Many states have waiting periods for a divorce to become final after the process begins. In California, it is six months after the petitioner serves notice on the respondent. The petitioner is the person initiating the divorce, and the respondent is the spouse or domestic partner.
The primary purpose of the waiting period is to give the parties time to consider their course of action and to reconcile if that is possible. Secondarily, the time also allows for the parties to prepare for a hearing or settlement negotiation. There is substantial documentation necessary to effect a divorce, and it can take a lot of time for it to be assembled. Even after that is done, mediation or settlement discussions are common and can take a long time.
Other issues can also make the waiting period seem inconsequential. For example, when children are involved, other time-consuming activities can be required, especially if issues are being contested. At a minimum, the court will require custody mediation, which forces the parties to meet and consider child custody arrangements. If the issue is being contested by either or both parties, then motions asking the court to make decisions will also take time to resolve.
California has one of the shorter waiting periods. Some states have one-year periods, and others are contemplating even longer periods. The main argument against waiting periods at all, and especially long ones, is the possibility of domestic violence during that time.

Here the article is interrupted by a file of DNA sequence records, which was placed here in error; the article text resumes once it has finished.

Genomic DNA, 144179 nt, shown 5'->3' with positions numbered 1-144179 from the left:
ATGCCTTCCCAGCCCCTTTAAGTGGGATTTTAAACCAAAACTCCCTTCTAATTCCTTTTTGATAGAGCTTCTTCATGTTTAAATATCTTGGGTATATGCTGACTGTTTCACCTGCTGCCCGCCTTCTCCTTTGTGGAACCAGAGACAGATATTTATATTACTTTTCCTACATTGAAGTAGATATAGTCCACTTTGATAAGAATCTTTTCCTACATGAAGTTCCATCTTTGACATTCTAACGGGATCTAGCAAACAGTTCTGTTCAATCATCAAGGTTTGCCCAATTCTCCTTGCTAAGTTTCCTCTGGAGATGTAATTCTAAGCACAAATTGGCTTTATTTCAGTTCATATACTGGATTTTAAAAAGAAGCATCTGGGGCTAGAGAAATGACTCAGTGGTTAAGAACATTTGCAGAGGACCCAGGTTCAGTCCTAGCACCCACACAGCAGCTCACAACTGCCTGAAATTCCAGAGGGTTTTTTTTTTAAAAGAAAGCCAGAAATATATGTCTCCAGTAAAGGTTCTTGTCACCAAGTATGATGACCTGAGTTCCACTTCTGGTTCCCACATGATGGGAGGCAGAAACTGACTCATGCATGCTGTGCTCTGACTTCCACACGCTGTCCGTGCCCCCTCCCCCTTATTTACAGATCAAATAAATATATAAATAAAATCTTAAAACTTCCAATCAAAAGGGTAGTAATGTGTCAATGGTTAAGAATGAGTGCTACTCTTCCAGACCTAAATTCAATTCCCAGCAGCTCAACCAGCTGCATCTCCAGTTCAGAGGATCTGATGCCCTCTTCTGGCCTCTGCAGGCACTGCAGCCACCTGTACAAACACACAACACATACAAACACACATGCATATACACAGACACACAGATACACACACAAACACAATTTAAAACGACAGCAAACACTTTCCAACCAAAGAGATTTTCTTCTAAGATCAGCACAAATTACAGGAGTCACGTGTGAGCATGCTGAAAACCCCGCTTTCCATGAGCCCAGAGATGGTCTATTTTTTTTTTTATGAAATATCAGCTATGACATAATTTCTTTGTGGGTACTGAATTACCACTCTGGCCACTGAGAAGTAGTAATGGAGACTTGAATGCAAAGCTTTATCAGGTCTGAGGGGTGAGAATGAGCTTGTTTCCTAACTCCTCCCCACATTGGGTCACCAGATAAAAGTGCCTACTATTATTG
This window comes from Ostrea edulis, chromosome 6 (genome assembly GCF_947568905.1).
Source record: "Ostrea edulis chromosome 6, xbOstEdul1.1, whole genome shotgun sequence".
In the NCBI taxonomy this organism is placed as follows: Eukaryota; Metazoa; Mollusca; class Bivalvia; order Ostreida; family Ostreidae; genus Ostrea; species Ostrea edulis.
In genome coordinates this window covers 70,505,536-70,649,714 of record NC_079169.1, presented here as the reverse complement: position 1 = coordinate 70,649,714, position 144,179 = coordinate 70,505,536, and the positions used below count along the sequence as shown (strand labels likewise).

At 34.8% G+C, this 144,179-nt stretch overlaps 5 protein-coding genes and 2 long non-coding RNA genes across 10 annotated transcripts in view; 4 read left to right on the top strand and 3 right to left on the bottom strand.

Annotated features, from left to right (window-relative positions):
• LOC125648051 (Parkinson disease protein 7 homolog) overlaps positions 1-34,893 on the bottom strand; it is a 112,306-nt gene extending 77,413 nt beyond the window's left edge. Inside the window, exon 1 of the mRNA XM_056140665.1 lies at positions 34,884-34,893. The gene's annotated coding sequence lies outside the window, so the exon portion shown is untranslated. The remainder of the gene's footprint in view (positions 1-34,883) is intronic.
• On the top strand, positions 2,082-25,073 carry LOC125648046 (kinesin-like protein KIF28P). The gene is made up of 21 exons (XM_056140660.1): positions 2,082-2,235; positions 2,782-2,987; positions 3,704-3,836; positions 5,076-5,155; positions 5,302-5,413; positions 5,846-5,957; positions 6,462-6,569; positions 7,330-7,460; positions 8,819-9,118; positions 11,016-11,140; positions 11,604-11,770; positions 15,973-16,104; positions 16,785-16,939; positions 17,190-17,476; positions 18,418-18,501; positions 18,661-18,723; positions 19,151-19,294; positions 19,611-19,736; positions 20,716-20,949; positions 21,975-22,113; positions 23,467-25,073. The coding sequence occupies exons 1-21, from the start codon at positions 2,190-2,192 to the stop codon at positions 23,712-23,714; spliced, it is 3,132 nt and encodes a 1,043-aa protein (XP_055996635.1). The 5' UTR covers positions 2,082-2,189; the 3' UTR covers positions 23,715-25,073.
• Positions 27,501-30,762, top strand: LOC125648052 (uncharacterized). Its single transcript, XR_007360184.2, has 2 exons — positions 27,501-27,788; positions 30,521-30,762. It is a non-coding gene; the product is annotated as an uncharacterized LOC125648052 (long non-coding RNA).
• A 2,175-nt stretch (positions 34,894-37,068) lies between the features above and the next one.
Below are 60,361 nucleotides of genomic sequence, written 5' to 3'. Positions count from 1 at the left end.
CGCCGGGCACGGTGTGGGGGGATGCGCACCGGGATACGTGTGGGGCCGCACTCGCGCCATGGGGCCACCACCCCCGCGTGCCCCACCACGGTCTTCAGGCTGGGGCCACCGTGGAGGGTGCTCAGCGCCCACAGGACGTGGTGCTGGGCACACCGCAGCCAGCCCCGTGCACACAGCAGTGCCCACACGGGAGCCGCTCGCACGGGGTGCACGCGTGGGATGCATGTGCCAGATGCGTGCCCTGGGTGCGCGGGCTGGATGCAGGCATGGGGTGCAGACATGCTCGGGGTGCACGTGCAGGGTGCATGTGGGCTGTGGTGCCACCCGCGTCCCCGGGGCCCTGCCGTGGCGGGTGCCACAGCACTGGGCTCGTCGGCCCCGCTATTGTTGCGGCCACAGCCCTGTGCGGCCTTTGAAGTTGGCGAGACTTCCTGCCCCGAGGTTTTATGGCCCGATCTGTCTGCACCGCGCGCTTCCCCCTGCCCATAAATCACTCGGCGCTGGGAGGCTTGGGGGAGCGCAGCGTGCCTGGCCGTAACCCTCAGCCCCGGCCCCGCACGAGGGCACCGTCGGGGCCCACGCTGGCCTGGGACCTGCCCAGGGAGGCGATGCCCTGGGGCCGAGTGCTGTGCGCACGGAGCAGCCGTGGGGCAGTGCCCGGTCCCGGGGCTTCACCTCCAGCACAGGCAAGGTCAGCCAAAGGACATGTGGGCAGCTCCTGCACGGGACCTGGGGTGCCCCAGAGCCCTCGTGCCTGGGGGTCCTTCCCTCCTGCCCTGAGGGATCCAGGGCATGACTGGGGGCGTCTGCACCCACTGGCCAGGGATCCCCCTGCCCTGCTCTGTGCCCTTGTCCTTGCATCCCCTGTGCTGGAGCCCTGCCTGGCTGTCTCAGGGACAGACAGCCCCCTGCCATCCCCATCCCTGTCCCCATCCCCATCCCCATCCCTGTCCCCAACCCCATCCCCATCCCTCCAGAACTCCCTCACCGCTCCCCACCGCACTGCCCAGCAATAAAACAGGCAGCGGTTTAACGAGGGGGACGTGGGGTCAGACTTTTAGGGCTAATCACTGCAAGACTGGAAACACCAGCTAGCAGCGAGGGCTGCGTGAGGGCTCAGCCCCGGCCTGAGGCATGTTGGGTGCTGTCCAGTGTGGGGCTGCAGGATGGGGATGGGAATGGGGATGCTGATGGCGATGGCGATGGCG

Many divorcing couples do not have the means to maintain separate households during the pendency of a divorce. In addition, the very nature of divorce is that some level of acrimony exists between the parties. Consequently, many divorcing couples are living in an increasingly uncomfortable situation under the same roof awaiting the dissolution of their marriage. With children in the mix, it can only be worse. Therefore, the waiting period can be a serious problem in certain situations rather than acting as the savior of a marriage.
The attorneys at The Law Offices of Judy L. Burger have extensive experience in family law, including the dissolution of marriages and domestic partnerships. Make the call today to learn how our attorneys can help you proceed through the divorce process while protecting your rights or those of loved ones: (415) 298-8314.